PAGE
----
How to... Catch noctilucent clouds

Dur­ing long sum­mer nights the sky can be too bright to ob­serve some of the fainter deep-sky tar­gets, so why not see if you can spot this stun­ning ghostly phe­nom­ena?

All About Space - - Contents -

The best ways to ob­serve and im­age this phe­nom­e­non

Dur­ing the sum­mer months the night sky doesn’t get dark enough to see faint stars and deep-sky ob­jects, so many stargaz­ers go into hi­ber­na­tion. Oth­ers find al­ter­na­tive ce­les­tial at­trac­tions to ob­serve such as noctilucent clouds (NLC), which are clouds of ice crys­tals and dust that form in the up­per at­mos­phere.

Be­ing so high means NLCs are il­lu­mi­nated by the Sun’s rays at night, long after sun­set. NLCs can be dis­tin­guished from other clouds be­cause they shine be­hind them, sil­hou­et­ting them like ink blotches.

You don’t need fancy equip­ment to see NLCs; they’re vis­i­ble to the naked eye. How­ever, a pair of binoc­u­lars is great be­cause NLCs of­ten have very fine, in­tri­cate struc­tures – wisps, curls, stream­ers and bil­lows – that can’t be seen well. NLC are very pho­to­genic too, but you re­ally need a dig­i­tal SLR to take good im­ages.

NLCs are only vis­i­ble for north­ern hemi­sphere ob­servers between the end of May and the end of July.

After 11:30pm on any clear night dur­ing this NLC sea­son you should check the north­ern sky for signs of NLCs – typ­i­cally faint wisps of blue, like sil­very vapour trails. They might ei­ther fade away or de­velop into some­thing more im­pres­sive – there’s no way of telling in ad­vance what they will do.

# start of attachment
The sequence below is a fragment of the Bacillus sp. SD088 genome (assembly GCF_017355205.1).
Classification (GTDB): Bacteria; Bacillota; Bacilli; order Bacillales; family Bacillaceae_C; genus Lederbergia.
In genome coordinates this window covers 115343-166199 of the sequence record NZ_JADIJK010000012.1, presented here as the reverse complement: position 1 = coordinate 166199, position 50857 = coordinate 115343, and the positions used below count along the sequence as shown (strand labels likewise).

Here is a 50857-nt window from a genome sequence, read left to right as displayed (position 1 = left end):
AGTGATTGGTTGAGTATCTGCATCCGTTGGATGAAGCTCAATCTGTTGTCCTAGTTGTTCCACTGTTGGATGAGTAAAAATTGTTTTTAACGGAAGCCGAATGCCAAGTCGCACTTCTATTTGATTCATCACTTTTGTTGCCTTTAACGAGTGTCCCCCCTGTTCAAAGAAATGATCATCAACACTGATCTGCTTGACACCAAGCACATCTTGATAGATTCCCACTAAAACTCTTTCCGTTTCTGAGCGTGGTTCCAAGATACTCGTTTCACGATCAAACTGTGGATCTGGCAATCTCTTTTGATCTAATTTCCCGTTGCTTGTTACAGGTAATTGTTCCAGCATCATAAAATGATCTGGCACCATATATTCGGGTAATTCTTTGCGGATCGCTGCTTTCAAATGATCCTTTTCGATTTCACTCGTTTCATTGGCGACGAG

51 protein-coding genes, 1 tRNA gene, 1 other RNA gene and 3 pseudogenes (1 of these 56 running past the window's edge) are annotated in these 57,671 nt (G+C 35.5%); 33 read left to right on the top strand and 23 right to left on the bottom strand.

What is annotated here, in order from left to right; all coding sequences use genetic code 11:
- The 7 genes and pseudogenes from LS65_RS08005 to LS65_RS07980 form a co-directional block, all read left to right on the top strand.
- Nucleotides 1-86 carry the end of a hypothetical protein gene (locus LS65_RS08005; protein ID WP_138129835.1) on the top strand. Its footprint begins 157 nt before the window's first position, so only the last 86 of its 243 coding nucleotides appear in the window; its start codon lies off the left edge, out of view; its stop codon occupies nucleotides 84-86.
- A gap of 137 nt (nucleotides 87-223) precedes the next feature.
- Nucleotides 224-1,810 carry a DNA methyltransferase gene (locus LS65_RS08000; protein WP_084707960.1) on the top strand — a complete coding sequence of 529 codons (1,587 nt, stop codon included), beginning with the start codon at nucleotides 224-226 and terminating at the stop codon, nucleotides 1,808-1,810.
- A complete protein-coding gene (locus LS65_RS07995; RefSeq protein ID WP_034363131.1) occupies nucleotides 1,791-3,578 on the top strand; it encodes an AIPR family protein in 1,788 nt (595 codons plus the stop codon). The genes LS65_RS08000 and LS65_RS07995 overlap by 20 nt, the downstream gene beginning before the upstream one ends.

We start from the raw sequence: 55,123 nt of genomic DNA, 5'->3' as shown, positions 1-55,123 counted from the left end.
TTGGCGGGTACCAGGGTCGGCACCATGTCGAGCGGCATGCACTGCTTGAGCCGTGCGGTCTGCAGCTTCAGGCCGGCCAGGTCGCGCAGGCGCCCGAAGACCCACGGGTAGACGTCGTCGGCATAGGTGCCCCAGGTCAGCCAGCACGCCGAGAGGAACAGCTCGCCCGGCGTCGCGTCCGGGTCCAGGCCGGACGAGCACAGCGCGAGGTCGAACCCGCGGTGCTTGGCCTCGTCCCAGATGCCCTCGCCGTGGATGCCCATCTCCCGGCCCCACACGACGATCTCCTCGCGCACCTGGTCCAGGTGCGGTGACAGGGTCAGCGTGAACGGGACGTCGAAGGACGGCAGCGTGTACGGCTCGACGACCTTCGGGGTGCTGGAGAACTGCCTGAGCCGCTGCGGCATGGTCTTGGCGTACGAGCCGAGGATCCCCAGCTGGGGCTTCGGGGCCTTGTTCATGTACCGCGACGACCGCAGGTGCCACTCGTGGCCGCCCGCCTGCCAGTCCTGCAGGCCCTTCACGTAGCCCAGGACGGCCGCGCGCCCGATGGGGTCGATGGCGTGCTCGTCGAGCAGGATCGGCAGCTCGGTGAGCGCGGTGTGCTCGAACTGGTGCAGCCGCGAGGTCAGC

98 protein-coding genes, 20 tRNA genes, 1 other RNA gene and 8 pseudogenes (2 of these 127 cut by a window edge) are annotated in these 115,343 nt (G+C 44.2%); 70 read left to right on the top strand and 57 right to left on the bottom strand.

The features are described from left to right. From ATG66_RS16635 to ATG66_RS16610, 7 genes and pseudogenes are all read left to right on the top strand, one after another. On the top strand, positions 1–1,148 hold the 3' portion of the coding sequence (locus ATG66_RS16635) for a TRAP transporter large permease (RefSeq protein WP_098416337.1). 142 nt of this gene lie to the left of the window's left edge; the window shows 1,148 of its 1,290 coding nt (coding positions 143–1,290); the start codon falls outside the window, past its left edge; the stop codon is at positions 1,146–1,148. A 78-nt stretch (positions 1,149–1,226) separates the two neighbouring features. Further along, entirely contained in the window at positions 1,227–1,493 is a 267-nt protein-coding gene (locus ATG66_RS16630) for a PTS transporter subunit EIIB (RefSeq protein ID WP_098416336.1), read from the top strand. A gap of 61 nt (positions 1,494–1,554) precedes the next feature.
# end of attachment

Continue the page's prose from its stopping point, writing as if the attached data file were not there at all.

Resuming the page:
Most NLC dis­plays are mod­est af­fairs, re­stricted to a few bands or patches of glow­ing cloud hov­er­ing al­most re­luc­tantly above the north­ern hori­zon. But if you’re lucky enough to catch a ma­jor dis­play of NLCs you will be blown away; there is noth­ing else like it in as­tron­omy.

Dur­ing a ma­jor dis­play NLCs can form beau­ti­ful shapes – ghostly stream­ers, curls and ten­drils of sil­very-blue light. Many NLCs show a distinc­tive cross-hatch pat­tern, and binoc­u­lars will show you the in­sides and edges of the clouds chang­ing shape al­most by the sec­ond, sculpted by the silent winds blow­ing high above the Earth.

Watch­ing NLCs re­quires a lot of pa­tience. If a ma­jor dis­play oc­curs you can eas­ily be out from mid­night through un­til dawn, so dress warmly and take snacks and a hot drink.

You’ll need to look for them from some­where with a low, flat north­ern hori­zon with­out any trees, build­ings or hills to block your view. If you can see the star Capella, your ob­serv­ing site should be fine.

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